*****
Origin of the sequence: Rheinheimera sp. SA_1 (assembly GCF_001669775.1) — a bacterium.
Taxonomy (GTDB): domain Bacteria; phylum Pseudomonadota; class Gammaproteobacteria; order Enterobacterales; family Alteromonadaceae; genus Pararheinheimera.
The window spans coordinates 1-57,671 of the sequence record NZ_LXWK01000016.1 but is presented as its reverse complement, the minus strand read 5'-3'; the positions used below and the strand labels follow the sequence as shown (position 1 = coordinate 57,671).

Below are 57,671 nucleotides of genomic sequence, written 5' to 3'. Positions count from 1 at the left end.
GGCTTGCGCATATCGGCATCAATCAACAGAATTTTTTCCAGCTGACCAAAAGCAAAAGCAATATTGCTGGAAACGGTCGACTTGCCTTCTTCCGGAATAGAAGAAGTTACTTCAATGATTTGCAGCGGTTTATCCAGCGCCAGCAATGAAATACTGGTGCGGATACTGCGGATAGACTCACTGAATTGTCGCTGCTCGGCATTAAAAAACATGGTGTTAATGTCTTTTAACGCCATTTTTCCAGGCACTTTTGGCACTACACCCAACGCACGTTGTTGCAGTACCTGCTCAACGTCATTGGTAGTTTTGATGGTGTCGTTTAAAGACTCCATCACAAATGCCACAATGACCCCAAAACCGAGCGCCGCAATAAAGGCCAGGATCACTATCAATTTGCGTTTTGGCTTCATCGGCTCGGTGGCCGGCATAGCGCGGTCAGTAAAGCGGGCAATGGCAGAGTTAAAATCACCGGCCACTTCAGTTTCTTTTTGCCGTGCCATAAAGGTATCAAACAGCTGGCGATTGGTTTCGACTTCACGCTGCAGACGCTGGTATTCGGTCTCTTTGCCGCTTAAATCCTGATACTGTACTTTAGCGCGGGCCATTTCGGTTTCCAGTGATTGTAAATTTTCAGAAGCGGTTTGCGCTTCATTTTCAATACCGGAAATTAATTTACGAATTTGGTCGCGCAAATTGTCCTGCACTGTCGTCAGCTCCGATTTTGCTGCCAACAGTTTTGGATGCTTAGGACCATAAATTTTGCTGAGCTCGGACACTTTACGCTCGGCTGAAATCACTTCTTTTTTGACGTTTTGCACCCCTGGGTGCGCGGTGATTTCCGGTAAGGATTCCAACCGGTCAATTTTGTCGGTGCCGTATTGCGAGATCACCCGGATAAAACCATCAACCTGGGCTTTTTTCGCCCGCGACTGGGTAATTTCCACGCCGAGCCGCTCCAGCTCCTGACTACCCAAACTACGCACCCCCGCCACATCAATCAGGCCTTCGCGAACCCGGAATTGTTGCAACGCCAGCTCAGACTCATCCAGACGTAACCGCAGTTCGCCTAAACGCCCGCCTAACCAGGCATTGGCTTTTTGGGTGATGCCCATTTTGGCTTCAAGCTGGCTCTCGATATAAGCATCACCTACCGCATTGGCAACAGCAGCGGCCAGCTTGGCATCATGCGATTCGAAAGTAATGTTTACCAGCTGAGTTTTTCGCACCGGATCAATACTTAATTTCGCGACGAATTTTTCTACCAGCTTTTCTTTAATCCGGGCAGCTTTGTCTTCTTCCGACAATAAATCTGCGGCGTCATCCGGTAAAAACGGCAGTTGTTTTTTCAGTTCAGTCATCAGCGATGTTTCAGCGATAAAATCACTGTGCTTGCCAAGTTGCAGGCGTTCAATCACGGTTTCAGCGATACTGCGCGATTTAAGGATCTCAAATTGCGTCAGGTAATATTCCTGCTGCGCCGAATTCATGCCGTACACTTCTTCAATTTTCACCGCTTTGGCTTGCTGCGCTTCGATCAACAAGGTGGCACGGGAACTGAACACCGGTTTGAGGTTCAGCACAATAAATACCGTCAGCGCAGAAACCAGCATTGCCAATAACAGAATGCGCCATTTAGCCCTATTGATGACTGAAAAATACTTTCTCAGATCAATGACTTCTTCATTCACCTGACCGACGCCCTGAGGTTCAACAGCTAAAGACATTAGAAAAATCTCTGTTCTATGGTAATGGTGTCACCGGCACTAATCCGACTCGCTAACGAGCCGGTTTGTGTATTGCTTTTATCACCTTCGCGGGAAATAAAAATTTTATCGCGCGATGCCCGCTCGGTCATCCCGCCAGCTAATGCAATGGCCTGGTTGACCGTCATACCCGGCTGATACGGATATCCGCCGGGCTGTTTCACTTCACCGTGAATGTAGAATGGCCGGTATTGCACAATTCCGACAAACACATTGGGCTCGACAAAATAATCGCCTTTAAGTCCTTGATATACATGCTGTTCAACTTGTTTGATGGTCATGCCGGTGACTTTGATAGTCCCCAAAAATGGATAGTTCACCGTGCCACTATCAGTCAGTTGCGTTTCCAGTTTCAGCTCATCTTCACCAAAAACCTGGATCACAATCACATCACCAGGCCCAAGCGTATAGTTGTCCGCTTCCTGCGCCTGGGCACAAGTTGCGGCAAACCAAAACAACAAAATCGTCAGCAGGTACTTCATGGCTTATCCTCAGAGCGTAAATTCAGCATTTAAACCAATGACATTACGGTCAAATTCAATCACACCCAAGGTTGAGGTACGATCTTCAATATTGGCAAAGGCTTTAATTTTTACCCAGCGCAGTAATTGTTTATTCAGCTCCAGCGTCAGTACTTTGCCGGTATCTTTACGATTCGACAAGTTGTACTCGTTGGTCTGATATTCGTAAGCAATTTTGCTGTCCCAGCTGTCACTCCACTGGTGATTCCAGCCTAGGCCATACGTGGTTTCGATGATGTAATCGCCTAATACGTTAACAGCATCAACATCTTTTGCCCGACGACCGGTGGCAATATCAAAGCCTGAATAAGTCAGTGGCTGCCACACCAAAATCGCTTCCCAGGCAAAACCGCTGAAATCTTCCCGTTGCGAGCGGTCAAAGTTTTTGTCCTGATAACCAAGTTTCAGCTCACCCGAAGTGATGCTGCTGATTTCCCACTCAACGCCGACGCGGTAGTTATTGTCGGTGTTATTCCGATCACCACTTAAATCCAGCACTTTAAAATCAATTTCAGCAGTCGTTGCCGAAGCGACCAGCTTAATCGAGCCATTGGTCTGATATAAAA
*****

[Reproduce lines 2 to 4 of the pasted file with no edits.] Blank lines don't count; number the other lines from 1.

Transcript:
Taxonomy (GTDB): domain Bacteria; phylum Pseudomonadota; class Gammaproteobacteria; order Enterobacterales; family Alteromonadaceae; genus Pararheinheimera.
The window spans coordinates 1-57,671 of the sequence record NZ_LXWK01000016.1 but is presented as its reverse complement, the minus strand read 5'-3'; the positions used below and the strand labels follow the sequence as shown (position 1 = coordinate 57,671).

Below are 57,671 nucleotides of genomic sequence, written 5' to 3'. Positions count from 1 at the left end.